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National Nine News -

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(generated from captions) the Sydney Royal. Agricultural entries on par with horse, cattle, sheep this year We've got record entries in our farmers have gone through. despite the drought all the this ride called the no limit. One of the features of the show is Australia a week and a half ago It's just been imported to its first show in Australia. morning. Gates open from 8.30 tomorrow .... night. That's all in our bulletin this News team. I'm Peter Leonard, from the WIN Good night

strike back at the Government. The Cross City Tunnel operators Path of destruction - on a suburban Sydney street? how did one car cause such havoc It was pretty terrifying. Rude or prude? more tourists to Australia. The swearing commercial to attract So where the bloody hell are you? a croc in a creek at Cromer! And crikey -

This program is captioned live.

Good evening. The feud between the State Government of the Cross City Tunnel and the operators match, has descended into a public slanging finally hitting back with the tunnel boss expletive a fortnight ago. after the Premier's very public has now blamed the Government Graham Mulligan for setting the price of the toll.

old fashion 'get square' There were no expletives, just a good accused the Government as Graham Mulligan its own mistakes. of acting dishonestly to cover up In a newspaper interview the record straight on tolls. the tunnel boss attempted to put was set by the Government. He claims the $3.56 charge That figure was set in negotiations operators and the RTA. between the Cross City Tunnel for charging $3.56? Well, than can you blame them to use the Cross City Tunnel. The issue here is getting people for driving people away, But the toll is being blamed can do about it. and there's nothing the Government Would you prefer to have a lower cap? about the Cross City Tunnel Look, I think the issues have been well and truly canvassed it could have been done better. and the Government has acknowledged hands of the issue of road closures. The tunnel boss has also washed his

to be closed? How many roads did the operators ask for one specific road to be closed. My understanding is they asked All of the other road changes and the pre-tender process. were canvassed during the EIS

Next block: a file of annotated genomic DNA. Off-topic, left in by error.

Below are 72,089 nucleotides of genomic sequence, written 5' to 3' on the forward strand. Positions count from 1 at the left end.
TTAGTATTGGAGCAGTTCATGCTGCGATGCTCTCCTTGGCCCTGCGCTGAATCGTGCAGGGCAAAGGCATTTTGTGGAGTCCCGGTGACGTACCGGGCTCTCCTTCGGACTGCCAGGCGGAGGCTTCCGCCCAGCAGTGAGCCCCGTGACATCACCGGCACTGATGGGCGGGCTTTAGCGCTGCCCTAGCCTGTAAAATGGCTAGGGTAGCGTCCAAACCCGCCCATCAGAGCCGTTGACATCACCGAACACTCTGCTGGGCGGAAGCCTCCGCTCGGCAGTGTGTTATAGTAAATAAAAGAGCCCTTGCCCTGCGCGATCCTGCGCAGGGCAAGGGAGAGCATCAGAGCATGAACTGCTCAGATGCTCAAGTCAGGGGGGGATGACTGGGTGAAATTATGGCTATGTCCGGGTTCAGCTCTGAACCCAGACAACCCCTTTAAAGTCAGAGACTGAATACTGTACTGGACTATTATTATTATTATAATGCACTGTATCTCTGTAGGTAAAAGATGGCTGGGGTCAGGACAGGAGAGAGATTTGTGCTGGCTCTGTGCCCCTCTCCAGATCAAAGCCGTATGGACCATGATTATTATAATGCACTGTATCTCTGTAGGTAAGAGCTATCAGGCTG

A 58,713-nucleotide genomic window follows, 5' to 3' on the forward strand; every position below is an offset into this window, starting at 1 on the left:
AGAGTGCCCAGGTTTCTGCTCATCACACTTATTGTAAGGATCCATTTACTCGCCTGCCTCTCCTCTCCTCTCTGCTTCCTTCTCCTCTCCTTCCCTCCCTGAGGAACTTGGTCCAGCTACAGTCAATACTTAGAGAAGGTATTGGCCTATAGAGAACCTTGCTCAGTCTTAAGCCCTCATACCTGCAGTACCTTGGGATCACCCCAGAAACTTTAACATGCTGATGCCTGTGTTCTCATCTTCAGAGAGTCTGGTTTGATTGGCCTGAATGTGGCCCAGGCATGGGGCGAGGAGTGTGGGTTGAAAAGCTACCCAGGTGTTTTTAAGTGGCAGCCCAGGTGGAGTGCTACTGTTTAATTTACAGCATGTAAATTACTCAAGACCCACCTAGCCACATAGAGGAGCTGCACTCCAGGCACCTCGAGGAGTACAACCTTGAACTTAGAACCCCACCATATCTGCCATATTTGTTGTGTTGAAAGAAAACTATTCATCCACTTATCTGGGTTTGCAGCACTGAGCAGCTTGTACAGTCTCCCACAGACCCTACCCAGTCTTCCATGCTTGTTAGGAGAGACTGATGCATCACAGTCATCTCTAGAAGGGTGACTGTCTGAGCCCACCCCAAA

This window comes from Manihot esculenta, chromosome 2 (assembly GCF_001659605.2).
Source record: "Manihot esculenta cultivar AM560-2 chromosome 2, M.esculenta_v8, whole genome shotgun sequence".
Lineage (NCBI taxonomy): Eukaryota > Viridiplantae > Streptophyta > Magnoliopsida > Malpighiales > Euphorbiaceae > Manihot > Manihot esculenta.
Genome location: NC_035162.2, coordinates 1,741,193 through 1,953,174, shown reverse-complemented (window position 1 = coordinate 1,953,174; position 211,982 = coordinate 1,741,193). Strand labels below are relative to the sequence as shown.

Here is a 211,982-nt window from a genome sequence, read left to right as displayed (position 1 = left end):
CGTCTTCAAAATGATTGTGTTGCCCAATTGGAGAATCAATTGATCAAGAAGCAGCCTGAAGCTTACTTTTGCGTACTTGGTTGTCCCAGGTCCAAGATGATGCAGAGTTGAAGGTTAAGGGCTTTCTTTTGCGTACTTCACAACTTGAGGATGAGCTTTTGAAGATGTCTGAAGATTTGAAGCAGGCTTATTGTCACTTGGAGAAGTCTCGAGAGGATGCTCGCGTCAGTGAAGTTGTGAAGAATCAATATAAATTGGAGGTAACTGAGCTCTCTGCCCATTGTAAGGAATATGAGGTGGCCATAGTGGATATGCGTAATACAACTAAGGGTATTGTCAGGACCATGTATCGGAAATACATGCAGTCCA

With the two sides trading barbs, to paying less drivers are certainly no closer or having streets reopened that if the feuding continues and the NRMA has warned

motorist who will lose out. it won't just be the long-suffering If the Government doesn't fix this problem, they are going to suffer major costs at the next election, and if the Cross City Tunnel operators don't also fix the problem, people aren't going to use it, and they will go broke. Damian Ryan, National Nine News. Public servants fear it's open season on them again, with the State Government announcing 5,000 job cuts. The Premier prefers to call it an 'adjustment', but union's aren't impressed and haven't ruled out industrial action. Unions had been expecting job cuts, but not 5,000 - 1,000 more than originally forecast. It isn't about wielding the axe and burning the place. The Premier says it's more case of 'trimming'. Trimming isn't an appropriate word to use for a 5,000-person cut. The Government says workers will be offered voluntary redundancy, but admits those who refuse may be forced out if they fail to find another job within 12 months. We are resolute to make these savings. Most of the savings will come from merging government agencies.

Initially, 14 will be absorbed into the first of two super-departments, State Development and Arts, Sport and Recreation.

To achieve a reduction in duplication and to free up dollars that we can direct to the front line. The Opposition is sticking to its policy of 29,000 redundancies. I've read through this 70-page report. I've gotta say I'm underwhelmed. While the unions haven't ruled out industrial action, the audit report has been generally welcomed by business,

which had been crying out for tax cuts.

To that end, the Government has offered some payroll relief, a $90 million package for businesses who invest in high unemployment areas. We are tinkering around the edges, but it's directionally correct. And they say it still leaves NSW with the highest businesses costs in Australia. Brad Schmitt, National Nine News. The devastated community of Mildura has begun a painful duty, burying the victims of last Saturday's car crash. Cory Dowling's funeral today was the first of six in the Victorian town. For a teenager, Cory Dowling touched a lot of lives in only 16 years.